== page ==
The only thing that keeps the Toronto film workers semi working are US features shot in Toronto. This has seen a huge drop off since the collapse of the US dollar and subsiquent rise of the Canadian dollar, it's just not as financially sensible for US producers to come here now.

Bottom line is this, no matter where you are located making a movie is tough and usually a waste of money. Yes even in the USA there are hundreds of Indie movies sitting on the scrap heap. Mine will soon be joining them, so make room on the pile guys.

Ivan Reitman once said, "you've got to manufacture your own opportunities." And that's true in Hollywood, Sydney, or Toronto.

R,
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#5 Mungai Kiroga

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Posted 26 April 2006 - 09:38 AM

The film industry in my country is an interesting affair. Numerous films, documentaries and even reality shows are shot in Kenya each year. The only thing is that a majority of them are foreign productions. These include titles such as "The Constant Gardener", Survivour Africa, e.t.c. The local market, like many others, is of course more receptive to Hollywood than it is to local productions. This means that local filmmakers have to try real hard to get noticed.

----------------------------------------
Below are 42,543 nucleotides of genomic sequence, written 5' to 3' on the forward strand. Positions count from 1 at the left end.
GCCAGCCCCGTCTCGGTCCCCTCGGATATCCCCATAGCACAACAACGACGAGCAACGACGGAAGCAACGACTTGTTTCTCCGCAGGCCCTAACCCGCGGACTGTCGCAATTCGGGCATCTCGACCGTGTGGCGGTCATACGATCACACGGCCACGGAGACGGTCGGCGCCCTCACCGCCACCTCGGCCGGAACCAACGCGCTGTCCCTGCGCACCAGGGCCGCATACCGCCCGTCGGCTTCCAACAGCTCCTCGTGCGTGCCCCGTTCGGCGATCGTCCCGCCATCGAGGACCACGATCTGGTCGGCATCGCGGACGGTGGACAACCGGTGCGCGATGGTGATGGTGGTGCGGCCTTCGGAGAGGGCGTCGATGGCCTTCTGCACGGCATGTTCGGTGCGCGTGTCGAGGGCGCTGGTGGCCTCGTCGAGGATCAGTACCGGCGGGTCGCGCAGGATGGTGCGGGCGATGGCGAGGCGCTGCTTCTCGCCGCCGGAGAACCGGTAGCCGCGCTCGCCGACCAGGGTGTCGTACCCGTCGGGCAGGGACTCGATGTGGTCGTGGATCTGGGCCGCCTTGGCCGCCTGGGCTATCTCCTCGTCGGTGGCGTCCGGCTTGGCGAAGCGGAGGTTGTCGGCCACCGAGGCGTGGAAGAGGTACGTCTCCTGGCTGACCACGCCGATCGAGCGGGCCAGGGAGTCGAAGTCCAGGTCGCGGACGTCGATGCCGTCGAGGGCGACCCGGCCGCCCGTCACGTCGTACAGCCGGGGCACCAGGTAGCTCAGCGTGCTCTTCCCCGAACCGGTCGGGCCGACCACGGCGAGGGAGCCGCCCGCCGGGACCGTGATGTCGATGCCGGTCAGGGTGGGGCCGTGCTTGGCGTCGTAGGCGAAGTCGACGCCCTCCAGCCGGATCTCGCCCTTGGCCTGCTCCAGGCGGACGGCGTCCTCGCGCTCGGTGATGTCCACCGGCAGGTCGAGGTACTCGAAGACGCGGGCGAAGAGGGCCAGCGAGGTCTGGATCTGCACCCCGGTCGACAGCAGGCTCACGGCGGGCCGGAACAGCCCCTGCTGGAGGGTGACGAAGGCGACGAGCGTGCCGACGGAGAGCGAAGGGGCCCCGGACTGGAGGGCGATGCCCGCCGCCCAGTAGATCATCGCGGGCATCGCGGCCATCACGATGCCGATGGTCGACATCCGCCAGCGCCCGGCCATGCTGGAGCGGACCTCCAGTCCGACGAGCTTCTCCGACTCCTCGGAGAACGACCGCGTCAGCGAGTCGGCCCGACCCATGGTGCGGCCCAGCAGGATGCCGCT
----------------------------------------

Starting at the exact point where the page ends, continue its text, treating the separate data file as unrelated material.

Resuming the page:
Our film industry is regulated by a Film Production Department, which is a Government body. Every film, documentary, commercial, e.t.c, has to be licensed by the Department. Fortunately, getting a license is easy, even for foreign crews. Its a 48 hour process and it costs about 200 dollars to get a license. After that you only need a daily filming fee of about 12 dollars and you are ready to shoot. There are no restrictions on the number of crew members or equipment which you can bring with you. Of course, there are hundreds of indie films which are made without permits and licenses. Services such as transport, catering, accommodation and security are not hard to find.

Probably the biggest problem facing our industry is our slow speed in keeping up with technology. Many of the crews that come to film in Kenya have to bring much of their own gear. Of course, you will get the standard 35mm & 16mm film cameras, Betacam cameras and DVcam cameras, but they are expensive and most of them only have basic features. Most of the music videos in my country are shot on mini DVand DVcam. Of course, filmmaking is expensive in Kenya, but I figure that's a common problen worldwide...